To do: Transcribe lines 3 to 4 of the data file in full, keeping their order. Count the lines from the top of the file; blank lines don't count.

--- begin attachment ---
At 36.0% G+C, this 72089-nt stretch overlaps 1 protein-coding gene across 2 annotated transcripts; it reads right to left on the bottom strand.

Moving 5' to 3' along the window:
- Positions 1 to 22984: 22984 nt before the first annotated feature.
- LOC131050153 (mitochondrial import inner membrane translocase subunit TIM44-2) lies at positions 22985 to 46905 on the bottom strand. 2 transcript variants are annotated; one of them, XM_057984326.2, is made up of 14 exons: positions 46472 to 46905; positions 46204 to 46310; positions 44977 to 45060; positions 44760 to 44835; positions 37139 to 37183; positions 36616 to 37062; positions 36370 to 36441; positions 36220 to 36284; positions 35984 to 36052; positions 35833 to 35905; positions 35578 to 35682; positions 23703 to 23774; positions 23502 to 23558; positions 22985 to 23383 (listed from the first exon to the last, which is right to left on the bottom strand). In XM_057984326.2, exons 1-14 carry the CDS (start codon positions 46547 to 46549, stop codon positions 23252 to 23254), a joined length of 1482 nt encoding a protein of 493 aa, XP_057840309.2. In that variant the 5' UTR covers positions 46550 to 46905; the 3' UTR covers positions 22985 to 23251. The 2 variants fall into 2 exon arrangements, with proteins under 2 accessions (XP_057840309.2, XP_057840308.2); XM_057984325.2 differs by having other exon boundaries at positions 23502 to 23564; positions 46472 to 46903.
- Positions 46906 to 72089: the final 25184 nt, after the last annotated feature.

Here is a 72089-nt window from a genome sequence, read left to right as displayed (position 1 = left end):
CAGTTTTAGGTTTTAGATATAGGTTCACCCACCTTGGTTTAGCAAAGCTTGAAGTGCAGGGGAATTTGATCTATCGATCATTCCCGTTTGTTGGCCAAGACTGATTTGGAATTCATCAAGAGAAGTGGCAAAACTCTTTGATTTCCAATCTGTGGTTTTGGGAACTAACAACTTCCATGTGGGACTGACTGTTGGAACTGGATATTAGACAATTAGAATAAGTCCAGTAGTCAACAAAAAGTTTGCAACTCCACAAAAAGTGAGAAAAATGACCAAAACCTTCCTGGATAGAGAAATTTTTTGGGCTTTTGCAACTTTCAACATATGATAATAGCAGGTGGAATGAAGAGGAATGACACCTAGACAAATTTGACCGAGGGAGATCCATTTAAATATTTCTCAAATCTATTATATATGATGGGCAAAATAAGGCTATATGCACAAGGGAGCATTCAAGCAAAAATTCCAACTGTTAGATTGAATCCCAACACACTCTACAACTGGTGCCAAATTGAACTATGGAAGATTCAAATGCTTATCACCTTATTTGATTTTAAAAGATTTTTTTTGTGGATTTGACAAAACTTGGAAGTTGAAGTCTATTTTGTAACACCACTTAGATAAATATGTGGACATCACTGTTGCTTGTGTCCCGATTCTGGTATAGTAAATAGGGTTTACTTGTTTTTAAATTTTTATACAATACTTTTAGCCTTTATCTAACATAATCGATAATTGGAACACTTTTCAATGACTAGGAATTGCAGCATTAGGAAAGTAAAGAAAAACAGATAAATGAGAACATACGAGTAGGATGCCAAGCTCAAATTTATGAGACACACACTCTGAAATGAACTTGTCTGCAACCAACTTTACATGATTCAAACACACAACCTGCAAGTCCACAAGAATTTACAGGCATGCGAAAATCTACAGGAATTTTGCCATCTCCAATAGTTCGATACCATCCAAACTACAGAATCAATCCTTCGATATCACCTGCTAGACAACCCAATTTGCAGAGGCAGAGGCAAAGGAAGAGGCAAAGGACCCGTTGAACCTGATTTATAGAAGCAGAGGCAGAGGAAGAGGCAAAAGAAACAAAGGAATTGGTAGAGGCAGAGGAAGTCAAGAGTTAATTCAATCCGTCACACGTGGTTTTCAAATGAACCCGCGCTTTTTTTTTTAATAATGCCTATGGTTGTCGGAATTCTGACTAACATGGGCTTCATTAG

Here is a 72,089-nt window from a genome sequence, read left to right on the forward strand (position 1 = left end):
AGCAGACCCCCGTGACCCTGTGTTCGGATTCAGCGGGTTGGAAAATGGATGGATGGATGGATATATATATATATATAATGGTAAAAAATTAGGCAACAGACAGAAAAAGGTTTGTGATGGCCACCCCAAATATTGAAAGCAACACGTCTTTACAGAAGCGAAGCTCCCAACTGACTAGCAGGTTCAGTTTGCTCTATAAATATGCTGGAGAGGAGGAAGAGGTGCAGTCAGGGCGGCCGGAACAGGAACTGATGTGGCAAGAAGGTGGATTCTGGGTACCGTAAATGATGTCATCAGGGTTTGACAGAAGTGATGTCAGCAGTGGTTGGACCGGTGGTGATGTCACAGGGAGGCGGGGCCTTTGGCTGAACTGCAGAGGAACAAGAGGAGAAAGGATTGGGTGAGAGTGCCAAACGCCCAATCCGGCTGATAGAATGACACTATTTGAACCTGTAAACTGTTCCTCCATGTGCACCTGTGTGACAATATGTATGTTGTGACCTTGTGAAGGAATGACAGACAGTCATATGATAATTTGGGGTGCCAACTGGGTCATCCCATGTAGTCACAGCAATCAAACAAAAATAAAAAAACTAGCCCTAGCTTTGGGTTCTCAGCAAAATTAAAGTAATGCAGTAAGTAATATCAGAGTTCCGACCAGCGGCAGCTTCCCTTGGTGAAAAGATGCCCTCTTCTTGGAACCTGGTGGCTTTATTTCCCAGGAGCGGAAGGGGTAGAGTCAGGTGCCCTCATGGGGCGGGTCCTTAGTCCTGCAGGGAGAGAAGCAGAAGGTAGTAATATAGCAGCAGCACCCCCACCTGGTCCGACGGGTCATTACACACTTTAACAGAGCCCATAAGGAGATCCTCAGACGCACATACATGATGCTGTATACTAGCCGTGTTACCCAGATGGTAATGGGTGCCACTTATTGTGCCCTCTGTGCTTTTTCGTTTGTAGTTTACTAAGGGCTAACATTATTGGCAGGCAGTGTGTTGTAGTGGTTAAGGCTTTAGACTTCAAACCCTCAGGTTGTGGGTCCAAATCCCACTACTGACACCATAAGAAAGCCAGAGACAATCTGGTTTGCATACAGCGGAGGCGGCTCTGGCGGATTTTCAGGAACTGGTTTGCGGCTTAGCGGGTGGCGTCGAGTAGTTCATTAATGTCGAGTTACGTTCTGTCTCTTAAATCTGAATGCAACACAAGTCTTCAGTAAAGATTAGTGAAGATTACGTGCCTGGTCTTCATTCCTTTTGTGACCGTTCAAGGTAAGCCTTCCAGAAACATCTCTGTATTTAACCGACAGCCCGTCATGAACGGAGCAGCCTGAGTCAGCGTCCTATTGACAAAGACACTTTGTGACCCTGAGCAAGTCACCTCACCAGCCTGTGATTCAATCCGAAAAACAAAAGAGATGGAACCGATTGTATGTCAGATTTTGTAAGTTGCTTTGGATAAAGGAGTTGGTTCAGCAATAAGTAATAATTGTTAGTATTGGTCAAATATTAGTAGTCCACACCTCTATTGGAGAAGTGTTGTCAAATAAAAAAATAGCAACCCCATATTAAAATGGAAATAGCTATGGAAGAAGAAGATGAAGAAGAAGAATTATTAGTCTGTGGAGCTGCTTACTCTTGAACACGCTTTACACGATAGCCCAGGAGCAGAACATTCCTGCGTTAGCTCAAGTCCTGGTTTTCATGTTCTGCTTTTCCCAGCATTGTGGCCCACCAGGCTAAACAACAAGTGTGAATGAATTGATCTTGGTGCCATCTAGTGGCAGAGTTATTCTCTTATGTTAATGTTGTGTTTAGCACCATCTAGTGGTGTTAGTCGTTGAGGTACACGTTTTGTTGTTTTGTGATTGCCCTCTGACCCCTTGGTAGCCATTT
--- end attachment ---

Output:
- Positions 1 to 22984: 22984 nt before the first annotated feature.
- LOC131050153 (mitochondrial import inner membrane translocase subunit TIM44-2) lies at positions 22985 to 46905 on the bottom strand. 2 transcript variants are annotated; one of them, XM_057984326.2, is made up of 14 exons: positions 46472 to 46905; positions 46204 to 46310; positions 44977 to 45060; positions 44760 to 44835; positions 37139 to 37183; positions 36616 to 37062; positions 36370 to 36441; positions 36220 to 36284; positions 35984 to 36052; positions 35833 to 35905; positions 35578 to 35682; positions 23703 to 23774; positions 23502 to 23558; positions 22985 to 23383 (listed from the first exon to the last, which is right to left on the bottom strand). In XM_057984326.2, exons 1-14 carry the CDS (start codon positions 46547 to 46549, stop codon positions 23252 to 23254), a joined length of 1482 nt encoding a protein of 493 aa, XP_057840309.2. In that variant the 5' UTR covers positions 46550 to 46905; the 3' UTR covers positions 22985 to 23251. The 2 variants fall into 2 exon arrangements, with proteins under 2 accessions (XP_057840309.2, XP_057840308.2); XM_057984325.2 differs by having other exon boundaries at positions 23502 to 23564; positions 46472 to 46903.